I hate myself a little right now.  I wonder how many other things have waited two years or six years or ten because I wasn’t able to sleep under a different color paint job.  How many microscopic, unseen, unimportant, baseless biological things have kept me from what I wanted.  And me, stupid and rationalizing excuses when in reality, Darwin won.

God, I hate myself right now.

What is even more stupidly, pathetically evident, is that I’ve been wearing your old tank top for the past two days, and the teddy bear you got me is sitting on my bed.  I haven’t thought of you even half lovingly or wantingly in the two and a half years since I had to move here thanks to your disgusting habit of blowing everything up, and I embraced that fucking grape-ass wall like my life depended on it.

I am missing your mouth.  Your dirty talk in that British accent.

Because I feel out of place.  Because we were both out of place and stupidly thought (like young people do) that it made sense to find a place in each other.  Because you were where I went every last time I fell of the wagon.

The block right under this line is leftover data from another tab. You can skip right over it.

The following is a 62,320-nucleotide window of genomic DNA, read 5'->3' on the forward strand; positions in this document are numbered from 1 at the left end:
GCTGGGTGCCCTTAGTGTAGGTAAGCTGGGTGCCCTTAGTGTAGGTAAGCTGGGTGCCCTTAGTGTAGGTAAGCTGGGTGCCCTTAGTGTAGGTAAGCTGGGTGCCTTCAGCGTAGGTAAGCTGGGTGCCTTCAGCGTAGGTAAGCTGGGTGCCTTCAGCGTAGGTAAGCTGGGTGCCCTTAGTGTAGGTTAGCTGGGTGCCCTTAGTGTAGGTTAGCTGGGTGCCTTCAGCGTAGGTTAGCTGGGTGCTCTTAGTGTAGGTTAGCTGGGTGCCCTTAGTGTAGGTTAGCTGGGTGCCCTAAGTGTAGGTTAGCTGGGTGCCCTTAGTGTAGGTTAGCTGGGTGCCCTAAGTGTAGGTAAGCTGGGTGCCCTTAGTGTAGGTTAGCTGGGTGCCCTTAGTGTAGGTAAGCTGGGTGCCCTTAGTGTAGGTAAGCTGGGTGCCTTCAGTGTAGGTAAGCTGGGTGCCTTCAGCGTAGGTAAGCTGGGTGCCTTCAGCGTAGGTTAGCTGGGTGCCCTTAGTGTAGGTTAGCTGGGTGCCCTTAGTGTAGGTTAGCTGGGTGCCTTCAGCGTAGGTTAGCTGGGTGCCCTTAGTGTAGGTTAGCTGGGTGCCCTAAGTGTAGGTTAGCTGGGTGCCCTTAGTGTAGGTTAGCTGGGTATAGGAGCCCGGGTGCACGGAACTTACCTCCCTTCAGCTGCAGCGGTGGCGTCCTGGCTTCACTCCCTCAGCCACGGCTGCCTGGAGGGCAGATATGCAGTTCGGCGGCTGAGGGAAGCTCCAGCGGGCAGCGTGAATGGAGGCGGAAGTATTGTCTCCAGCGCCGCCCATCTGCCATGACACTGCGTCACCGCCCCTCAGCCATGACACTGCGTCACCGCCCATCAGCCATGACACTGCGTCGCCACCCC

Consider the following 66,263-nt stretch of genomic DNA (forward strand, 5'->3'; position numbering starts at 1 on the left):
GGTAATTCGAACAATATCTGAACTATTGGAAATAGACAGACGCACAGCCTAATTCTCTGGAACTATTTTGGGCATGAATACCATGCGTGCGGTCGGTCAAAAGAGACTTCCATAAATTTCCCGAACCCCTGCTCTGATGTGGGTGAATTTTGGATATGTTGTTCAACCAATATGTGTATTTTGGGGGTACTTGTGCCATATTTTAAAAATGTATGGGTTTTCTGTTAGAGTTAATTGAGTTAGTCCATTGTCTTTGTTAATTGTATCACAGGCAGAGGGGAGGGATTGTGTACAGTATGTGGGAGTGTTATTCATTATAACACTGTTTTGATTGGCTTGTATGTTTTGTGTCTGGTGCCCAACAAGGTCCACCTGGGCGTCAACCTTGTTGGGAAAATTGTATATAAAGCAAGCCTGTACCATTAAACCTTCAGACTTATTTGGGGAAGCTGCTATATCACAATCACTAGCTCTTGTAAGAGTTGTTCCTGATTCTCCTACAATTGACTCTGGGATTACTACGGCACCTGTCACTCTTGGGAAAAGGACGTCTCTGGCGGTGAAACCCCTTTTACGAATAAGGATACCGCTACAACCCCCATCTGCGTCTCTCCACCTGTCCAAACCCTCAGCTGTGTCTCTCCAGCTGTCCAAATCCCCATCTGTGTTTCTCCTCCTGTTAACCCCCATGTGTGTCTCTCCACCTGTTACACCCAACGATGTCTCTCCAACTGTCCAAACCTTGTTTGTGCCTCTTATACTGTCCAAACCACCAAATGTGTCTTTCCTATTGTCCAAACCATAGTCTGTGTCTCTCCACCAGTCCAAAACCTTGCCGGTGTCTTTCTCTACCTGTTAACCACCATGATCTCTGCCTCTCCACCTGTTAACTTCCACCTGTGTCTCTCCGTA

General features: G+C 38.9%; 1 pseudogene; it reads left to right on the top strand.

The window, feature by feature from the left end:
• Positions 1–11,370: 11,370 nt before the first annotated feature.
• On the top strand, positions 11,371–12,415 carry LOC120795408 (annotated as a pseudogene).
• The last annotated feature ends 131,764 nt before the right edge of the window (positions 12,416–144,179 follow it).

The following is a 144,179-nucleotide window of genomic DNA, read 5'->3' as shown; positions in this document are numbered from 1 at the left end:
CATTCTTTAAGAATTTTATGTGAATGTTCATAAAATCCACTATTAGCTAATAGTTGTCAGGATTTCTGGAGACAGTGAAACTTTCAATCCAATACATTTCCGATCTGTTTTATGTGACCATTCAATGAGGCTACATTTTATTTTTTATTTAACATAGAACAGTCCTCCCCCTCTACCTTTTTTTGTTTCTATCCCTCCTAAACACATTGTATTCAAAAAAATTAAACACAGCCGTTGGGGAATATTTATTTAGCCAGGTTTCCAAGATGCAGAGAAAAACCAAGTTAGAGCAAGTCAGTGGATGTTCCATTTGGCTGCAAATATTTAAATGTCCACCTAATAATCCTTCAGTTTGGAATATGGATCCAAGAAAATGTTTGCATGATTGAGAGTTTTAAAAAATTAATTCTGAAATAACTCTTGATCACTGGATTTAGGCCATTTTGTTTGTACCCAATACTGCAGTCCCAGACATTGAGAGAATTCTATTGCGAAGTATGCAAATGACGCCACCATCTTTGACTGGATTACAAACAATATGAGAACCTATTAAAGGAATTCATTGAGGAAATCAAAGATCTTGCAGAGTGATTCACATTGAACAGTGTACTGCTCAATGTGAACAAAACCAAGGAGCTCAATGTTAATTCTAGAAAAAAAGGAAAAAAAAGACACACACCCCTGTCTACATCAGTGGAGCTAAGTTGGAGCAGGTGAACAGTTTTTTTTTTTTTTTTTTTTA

The taste of you was toxic to me.  Poison.  We both thought we could somehow wring it around and turn it into something good.  But we couldn’t.  We never could.  The other day, for the first time in a long time, I mentioned the ring.  I still couldn’t bear to ask my mother what she had done with it, and she was smart enough not to tell me.

I look at the wall.  So elegant.  So sophisticated.  Everything I had hoped it would be.  Did it really take this, this to make me paint it.  Then I think on it.  Yes, yes of course it did. Because nothing short of the breaking of my body, forcing me to stay in one place would have ever made me paint that wall.  Because as much as I hated it, painting that wall was a bit of acceptance.  To change it meant I was settling in here, in the place I crash landed after the explosion.  The dust cleared, and I ended up here because the ad for the job said “Fortune 500”.  I never did intend to stay.  Yet here I am.  Nesting.  Am I mad because I’m giving in to it?  Or am I mad because it took me so long?

Swimming pools.  Movie stars.